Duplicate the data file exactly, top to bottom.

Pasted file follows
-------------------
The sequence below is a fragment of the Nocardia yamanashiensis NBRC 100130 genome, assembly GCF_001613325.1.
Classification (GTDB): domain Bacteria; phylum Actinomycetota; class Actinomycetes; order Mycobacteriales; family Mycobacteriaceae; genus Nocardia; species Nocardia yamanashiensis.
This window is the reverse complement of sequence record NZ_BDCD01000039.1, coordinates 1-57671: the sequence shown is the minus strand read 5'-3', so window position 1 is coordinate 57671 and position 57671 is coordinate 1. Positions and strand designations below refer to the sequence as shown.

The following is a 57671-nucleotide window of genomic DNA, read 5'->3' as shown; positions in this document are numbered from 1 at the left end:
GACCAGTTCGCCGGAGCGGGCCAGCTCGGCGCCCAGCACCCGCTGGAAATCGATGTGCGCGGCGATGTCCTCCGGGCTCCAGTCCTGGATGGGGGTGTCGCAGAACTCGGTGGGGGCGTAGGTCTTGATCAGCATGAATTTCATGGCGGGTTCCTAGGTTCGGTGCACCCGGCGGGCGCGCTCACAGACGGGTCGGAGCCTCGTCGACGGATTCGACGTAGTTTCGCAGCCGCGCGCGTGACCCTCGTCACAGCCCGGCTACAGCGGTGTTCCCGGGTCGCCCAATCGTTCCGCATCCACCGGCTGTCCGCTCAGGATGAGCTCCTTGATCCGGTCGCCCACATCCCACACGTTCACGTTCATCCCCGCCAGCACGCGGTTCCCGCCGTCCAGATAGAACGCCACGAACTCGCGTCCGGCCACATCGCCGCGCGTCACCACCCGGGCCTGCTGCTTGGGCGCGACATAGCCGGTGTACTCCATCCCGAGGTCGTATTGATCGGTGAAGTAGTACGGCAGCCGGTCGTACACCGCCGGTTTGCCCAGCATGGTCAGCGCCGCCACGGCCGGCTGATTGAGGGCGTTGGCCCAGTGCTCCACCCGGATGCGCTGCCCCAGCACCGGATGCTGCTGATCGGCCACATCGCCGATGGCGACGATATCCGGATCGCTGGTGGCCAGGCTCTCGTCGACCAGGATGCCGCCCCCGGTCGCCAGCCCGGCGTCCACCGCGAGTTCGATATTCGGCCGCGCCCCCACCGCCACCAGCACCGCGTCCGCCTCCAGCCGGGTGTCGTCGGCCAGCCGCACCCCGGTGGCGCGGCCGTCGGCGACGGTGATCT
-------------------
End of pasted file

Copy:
The sequence below is a fragment of the Nocardia yamanashiensis NBRC 100130 genome, assembly GCF_001613325.1.
Classification (GTDB): domain Bacteria; phylum Actinomycetota; class Actinomycetes; order Mycobacteriales; family Mycobacteriaceae; genus Nocardia; species Nocardia yamanashiensis.
This window is the reverse complement of sequence record NZ_BDCD01000039.1, coordinates 1-57671: the sequence shown is the minus strand read 5'-3', so window position 1 is coordinate 57671 and position 57671 is coordinate 1. Positions and strand designations below refer to the sequence as shown.

The following is a 57671-nucleotide window of genomic DNA, read 5'->3' as shown; positions in this document are numbered from 1 at the left end:
GACCAGTTCGCCGGAGCGGGCCAGCTCGGCGCCCAGCACCCGCTGGAAATCGATGTGCGCGGCGATGTCCTCCGGGCTCCAGTCCTGGATGGGGGTGTCGCAGAACTCGGTGGGGGCGTAGGTCTTGATCAGCATGAATTTCATGGCGGGTTCCTAGGTTCGGTGCACCCGGCGGGCGCGCTCACAGACGGGTCGGAGCCTCGTCGACGGATTCGACGTAGTTTCGCAGCCGCGCGCGTGACCCTCGTCACAGCCCGGCTACAGCGGTGTTCCCGGGTCGCCCAATCGTTCCGCATCCACCGGCTGTCCGCTCAGGATGAGCTCCTTGATCCGGTCGCCCACATCCCACACGTTCACGTTCATCCCCGCCAGCACGCGGTTCCCGCCGTCCAGATAGAACGCCACGAACTCGCGTCCGGCCACATCGCCGCGCGTCACCACCCGGGCCTGCTGCTTGGGCGCGACATAGCCGGTGTACTCCATCCCGAGGTCGTATTGATCGGTGAAGTAGTACGGCAGCCGGTCGTACACCGCCGGTTTGCCCAGCATGGTCAGCGCCGCCACGGCCGGCTGATTGAGGGCGTTGGCCCAGTGCTCCACCCGGATGCGCTGCCCCAGCACCGGATGCTGCTGATCGGCCACATCGCCGATGGCGACGATATCCGGATCGCTGGTGGCCAGGCTCTCGTCGACCAGGATGCCGCCCCCGGTCGCCAGCCCGGCGTCCACCGCGAGTTCGATATTCGGCCGCGCCCCCACCGCCACCAGCACCGCGTCCGCCTCCAGCCGGGTGTCGTCGGCCAGCCGCACCCCGGTGGCGCGGCCGTCGGCGACGGTGATCT